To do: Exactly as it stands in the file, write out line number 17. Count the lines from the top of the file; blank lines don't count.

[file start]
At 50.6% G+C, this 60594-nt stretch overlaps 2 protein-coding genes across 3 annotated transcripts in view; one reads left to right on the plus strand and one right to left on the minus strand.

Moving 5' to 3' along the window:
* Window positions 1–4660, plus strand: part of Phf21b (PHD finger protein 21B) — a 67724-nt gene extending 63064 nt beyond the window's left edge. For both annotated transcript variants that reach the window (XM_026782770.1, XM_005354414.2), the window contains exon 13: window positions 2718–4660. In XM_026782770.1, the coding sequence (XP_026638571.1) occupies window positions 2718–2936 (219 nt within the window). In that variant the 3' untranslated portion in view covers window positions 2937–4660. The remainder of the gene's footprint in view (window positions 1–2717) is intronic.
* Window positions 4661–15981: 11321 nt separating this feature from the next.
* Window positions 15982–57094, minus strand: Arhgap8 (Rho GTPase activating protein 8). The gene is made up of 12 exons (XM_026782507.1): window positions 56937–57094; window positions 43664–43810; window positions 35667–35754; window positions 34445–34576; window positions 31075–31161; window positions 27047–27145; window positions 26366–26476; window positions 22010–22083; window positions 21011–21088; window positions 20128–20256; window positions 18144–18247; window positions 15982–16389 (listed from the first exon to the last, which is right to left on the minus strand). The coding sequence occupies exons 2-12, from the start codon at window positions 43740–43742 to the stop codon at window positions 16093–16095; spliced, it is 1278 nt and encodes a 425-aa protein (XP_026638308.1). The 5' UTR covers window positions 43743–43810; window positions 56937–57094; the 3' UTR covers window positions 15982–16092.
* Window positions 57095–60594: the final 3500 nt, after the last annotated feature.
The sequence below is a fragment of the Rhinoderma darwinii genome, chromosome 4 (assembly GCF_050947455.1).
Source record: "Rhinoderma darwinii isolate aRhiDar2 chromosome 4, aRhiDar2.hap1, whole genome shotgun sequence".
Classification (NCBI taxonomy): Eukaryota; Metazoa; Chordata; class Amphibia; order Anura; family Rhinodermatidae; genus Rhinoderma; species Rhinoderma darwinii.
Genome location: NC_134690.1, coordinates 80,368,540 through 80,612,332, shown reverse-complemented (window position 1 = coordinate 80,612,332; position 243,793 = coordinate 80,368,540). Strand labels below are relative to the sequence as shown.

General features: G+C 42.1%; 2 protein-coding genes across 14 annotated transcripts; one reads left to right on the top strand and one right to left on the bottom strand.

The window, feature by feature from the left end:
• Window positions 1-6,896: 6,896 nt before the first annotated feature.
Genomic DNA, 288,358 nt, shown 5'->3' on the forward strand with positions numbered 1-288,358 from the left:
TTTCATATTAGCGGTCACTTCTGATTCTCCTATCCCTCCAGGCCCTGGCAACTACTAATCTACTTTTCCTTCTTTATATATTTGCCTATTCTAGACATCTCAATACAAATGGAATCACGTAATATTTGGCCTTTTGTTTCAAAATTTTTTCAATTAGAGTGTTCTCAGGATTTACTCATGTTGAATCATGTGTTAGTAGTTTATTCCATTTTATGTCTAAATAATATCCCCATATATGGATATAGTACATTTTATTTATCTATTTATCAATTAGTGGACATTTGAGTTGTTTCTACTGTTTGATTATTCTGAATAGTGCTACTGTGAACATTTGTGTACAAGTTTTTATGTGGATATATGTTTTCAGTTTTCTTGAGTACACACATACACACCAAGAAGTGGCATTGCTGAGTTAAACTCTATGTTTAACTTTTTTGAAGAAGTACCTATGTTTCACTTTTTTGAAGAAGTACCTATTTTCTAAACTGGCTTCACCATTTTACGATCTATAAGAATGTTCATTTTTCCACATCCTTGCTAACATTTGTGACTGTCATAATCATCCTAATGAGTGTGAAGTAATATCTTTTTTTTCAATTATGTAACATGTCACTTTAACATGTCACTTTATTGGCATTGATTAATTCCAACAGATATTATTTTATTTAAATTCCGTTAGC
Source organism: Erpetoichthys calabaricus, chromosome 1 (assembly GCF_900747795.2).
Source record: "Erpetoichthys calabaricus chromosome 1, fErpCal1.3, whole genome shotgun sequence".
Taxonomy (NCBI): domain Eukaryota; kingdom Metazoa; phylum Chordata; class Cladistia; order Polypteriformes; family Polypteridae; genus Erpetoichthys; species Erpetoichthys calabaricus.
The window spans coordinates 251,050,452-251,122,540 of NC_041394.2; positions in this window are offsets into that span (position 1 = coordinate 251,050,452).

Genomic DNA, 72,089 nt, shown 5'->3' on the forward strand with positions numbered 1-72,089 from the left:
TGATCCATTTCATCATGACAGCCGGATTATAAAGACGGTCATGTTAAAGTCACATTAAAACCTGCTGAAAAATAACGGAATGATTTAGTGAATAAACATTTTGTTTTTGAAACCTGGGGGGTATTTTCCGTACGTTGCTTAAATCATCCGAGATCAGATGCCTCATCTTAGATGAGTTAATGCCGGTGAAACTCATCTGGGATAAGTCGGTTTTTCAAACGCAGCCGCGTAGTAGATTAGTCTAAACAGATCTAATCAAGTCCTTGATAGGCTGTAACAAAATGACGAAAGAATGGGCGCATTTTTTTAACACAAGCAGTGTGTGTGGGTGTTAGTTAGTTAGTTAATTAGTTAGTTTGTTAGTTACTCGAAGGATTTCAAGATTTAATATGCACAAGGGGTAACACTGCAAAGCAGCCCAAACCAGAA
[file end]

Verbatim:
Source record: "Erpetoichthys calabaricus chromosome 1, fErpCal1.3, whole genome shotgun sequence".